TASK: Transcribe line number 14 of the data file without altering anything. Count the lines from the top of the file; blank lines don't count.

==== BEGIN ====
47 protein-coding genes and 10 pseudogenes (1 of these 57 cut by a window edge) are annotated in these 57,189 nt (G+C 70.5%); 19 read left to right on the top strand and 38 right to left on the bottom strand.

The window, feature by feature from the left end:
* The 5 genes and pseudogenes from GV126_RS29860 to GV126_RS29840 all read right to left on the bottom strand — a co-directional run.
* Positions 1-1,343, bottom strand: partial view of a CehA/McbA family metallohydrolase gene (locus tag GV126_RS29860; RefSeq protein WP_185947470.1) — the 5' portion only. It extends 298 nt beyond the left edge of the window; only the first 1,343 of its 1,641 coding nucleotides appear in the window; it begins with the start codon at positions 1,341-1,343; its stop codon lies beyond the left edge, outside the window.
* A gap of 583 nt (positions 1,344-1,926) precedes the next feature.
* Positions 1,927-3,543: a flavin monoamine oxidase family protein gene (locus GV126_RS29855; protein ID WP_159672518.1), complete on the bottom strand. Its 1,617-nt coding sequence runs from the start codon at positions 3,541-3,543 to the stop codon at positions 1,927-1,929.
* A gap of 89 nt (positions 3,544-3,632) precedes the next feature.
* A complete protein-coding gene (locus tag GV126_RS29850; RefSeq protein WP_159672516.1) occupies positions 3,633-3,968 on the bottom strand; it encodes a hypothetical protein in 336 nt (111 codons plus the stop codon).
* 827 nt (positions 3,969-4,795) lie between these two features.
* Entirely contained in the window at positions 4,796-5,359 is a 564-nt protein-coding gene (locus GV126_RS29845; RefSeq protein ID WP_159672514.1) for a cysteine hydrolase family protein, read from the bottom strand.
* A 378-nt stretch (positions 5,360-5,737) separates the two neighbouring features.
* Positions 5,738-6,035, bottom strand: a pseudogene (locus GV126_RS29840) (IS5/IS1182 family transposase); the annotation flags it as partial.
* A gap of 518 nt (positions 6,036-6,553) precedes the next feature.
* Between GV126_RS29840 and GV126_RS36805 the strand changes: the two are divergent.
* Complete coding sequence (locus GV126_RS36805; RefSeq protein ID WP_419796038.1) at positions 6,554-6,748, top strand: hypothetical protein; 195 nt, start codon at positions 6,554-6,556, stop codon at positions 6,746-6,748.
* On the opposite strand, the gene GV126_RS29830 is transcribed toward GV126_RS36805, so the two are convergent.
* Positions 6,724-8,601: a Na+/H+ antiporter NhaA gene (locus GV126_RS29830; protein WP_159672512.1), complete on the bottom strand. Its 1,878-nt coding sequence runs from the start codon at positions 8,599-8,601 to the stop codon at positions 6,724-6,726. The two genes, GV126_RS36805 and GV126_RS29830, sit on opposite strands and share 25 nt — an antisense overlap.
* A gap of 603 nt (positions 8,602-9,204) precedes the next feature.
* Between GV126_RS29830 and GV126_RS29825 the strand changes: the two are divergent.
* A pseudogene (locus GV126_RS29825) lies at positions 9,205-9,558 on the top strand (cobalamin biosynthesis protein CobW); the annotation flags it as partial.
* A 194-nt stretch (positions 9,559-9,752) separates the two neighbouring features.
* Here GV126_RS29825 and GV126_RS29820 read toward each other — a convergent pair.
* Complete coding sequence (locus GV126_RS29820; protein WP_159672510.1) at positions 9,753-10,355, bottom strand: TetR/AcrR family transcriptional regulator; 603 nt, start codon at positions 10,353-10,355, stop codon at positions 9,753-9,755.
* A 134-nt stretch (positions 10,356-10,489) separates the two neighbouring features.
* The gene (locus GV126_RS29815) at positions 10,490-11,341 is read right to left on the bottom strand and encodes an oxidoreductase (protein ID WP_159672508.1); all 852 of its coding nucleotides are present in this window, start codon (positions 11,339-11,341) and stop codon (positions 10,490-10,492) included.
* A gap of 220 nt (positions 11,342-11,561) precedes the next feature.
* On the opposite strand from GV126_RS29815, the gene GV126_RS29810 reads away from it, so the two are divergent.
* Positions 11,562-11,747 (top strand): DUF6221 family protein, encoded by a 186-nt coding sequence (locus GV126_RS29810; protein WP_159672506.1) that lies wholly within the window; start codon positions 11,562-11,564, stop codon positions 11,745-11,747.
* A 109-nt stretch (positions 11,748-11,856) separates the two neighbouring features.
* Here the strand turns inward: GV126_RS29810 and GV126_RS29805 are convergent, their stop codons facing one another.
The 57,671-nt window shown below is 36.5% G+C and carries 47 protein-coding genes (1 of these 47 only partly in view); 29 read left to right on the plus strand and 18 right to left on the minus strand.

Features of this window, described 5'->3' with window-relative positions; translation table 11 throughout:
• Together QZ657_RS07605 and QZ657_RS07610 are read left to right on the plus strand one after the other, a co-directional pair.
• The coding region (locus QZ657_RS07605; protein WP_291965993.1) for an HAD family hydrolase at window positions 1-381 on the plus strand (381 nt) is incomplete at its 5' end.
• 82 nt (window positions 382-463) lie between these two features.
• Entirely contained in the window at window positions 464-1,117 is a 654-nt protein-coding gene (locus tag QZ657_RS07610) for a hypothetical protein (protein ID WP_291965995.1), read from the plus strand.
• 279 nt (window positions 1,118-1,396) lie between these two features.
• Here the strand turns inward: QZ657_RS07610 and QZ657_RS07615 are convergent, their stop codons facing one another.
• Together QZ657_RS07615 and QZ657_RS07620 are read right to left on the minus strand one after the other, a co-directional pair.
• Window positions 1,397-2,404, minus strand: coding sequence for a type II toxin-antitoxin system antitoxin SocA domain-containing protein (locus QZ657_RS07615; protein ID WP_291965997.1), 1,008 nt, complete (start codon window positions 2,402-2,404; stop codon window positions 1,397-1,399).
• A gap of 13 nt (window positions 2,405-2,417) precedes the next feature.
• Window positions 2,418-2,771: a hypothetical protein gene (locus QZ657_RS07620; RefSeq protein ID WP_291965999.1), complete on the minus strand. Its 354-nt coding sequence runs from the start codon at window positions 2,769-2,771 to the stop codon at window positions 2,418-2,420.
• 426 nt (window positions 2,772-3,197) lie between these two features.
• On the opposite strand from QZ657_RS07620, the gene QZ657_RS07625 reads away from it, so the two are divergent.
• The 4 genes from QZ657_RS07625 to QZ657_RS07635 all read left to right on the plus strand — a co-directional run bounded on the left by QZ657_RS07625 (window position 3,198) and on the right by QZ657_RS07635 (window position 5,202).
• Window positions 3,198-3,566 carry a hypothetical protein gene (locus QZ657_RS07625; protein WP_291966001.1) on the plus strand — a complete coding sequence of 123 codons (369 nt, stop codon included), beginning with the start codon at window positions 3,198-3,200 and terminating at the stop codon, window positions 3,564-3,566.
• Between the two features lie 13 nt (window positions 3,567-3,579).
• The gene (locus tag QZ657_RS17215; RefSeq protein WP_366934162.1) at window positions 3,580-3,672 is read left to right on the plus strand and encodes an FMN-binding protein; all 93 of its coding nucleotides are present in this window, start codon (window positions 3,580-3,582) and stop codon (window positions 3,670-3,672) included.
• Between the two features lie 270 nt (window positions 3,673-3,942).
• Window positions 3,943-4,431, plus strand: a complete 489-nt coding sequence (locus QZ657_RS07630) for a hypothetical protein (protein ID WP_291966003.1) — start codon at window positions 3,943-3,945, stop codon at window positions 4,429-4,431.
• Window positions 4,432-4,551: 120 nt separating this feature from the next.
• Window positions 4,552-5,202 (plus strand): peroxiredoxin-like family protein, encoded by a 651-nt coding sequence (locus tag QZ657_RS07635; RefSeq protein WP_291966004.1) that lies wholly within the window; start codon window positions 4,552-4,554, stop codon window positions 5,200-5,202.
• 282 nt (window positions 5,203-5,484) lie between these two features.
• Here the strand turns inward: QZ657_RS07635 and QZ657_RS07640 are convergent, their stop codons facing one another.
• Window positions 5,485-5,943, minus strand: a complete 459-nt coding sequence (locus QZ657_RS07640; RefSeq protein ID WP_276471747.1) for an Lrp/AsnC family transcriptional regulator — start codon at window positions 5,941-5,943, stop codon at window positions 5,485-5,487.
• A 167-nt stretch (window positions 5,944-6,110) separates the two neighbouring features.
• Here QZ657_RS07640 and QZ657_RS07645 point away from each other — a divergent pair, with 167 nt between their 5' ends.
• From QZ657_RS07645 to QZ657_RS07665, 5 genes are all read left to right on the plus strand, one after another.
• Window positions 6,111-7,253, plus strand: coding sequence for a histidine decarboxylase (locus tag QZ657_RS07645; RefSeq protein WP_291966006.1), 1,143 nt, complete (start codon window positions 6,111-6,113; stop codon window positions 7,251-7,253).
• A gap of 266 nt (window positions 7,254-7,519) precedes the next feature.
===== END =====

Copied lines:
* Between GV126_RS29840 and GV126_RS36805 the strand changes: the two are divergent.